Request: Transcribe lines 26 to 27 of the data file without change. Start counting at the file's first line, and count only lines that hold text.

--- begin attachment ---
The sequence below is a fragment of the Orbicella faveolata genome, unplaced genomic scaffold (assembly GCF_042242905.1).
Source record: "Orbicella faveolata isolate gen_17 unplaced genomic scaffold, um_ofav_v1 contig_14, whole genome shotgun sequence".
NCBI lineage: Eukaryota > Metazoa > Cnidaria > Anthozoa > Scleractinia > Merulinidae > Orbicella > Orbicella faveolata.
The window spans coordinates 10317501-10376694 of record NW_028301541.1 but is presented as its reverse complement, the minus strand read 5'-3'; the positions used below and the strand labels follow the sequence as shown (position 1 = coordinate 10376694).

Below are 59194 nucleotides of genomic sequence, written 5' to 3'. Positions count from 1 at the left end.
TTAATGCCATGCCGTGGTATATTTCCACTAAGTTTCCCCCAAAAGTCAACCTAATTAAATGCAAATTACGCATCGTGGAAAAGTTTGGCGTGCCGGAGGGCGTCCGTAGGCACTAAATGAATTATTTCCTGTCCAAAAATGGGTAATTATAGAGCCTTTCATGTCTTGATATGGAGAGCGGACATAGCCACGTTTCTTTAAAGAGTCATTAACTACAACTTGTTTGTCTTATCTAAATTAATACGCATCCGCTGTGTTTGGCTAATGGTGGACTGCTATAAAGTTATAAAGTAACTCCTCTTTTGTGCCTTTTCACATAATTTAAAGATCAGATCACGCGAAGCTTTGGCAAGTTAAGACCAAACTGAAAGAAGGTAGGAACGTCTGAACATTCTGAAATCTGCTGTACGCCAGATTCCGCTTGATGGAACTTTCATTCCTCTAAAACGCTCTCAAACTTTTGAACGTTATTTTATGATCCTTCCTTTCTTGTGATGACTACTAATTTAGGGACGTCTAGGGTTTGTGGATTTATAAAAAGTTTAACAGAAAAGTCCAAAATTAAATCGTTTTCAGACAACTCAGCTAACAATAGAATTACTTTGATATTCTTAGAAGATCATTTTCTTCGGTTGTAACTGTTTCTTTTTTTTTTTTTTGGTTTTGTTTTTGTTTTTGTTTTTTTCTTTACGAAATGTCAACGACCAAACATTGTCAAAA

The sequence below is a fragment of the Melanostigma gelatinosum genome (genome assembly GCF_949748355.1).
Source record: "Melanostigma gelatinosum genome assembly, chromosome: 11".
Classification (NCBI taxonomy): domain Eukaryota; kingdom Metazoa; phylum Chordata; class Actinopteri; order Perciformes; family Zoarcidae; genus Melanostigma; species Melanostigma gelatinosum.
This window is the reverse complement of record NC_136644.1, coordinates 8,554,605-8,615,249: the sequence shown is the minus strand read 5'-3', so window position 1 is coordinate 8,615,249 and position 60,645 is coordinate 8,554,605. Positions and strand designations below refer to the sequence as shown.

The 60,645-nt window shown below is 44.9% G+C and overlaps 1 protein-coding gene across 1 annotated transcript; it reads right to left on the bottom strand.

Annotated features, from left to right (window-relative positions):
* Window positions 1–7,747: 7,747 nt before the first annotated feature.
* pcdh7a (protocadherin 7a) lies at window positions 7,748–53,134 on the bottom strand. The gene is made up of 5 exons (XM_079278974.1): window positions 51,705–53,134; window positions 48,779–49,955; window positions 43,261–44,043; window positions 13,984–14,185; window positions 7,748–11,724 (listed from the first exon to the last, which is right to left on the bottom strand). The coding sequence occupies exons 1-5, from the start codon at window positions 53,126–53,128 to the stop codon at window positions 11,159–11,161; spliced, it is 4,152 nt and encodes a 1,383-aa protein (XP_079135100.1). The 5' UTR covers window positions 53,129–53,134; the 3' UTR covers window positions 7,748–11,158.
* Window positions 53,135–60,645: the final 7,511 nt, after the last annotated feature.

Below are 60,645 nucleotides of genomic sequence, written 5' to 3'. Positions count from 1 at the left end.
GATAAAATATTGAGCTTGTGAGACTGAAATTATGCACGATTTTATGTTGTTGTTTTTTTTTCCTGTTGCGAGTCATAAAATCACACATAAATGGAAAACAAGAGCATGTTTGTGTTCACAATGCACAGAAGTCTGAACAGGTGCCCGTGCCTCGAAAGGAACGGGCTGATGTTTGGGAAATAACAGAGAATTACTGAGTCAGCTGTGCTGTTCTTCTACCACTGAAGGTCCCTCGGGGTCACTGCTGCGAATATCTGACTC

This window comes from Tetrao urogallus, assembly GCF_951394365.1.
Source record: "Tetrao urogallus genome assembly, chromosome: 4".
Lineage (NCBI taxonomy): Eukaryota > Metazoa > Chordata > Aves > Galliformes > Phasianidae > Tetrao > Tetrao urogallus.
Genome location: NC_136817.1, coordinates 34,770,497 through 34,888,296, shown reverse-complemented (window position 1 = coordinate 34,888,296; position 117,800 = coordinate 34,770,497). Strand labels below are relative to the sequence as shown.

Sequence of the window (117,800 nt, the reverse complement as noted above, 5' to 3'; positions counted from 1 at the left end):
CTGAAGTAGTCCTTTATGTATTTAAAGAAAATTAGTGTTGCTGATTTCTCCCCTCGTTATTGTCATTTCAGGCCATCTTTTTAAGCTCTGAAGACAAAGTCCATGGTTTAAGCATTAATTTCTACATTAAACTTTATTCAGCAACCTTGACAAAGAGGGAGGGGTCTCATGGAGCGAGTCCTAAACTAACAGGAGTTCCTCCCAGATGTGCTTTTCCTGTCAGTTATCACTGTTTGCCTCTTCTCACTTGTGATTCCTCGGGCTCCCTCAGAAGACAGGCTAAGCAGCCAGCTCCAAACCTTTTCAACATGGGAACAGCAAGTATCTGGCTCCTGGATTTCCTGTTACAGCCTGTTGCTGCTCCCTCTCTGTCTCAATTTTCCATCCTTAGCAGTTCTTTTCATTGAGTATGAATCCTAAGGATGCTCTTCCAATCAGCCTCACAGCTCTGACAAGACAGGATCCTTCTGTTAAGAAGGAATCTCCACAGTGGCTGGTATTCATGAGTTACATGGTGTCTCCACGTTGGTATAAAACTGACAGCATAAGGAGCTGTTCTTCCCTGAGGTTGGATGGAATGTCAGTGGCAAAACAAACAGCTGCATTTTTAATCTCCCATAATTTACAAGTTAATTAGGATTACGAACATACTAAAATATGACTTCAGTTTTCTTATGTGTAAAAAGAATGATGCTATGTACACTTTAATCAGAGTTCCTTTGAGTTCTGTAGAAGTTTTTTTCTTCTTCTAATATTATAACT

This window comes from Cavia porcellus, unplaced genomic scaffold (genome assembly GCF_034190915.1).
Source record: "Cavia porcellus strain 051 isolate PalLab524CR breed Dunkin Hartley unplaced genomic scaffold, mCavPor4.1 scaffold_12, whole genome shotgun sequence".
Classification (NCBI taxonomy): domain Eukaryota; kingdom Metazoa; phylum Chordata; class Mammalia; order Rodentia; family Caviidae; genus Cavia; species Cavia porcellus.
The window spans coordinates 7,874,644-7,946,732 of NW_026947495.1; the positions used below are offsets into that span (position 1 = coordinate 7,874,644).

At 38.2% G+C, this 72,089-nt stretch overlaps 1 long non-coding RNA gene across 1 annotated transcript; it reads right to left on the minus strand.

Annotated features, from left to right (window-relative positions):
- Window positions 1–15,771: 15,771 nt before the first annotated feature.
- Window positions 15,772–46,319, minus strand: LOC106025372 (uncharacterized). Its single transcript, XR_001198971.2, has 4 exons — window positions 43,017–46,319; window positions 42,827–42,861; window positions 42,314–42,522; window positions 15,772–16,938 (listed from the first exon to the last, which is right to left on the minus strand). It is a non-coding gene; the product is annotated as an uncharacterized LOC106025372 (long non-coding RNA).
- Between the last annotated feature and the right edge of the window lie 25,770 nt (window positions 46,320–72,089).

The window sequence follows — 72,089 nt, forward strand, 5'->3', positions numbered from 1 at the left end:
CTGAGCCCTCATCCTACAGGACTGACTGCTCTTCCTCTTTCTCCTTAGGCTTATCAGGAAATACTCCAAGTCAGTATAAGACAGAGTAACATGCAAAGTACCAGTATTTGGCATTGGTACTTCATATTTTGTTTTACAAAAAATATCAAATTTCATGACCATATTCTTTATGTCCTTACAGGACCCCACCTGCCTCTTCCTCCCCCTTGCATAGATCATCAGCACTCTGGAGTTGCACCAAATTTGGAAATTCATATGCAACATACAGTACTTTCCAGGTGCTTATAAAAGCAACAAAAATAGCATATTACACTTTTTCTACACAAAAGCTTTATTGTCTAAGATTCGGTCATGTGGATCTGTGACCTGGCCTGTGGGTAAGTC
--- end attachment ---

Classification (NCBI taxonomy): domain Eukaryota; kingdom Metazoa; phylum Chordata; class Mammalia; order Rodentia; family Caviidae; genus Cavia; species Cavia porcellus.
The window spans coordinates 7,874,644-7,946,732 of NW_026947495.1; the positions used below are offsets into that span (position 1 = coordinate 7,874,644).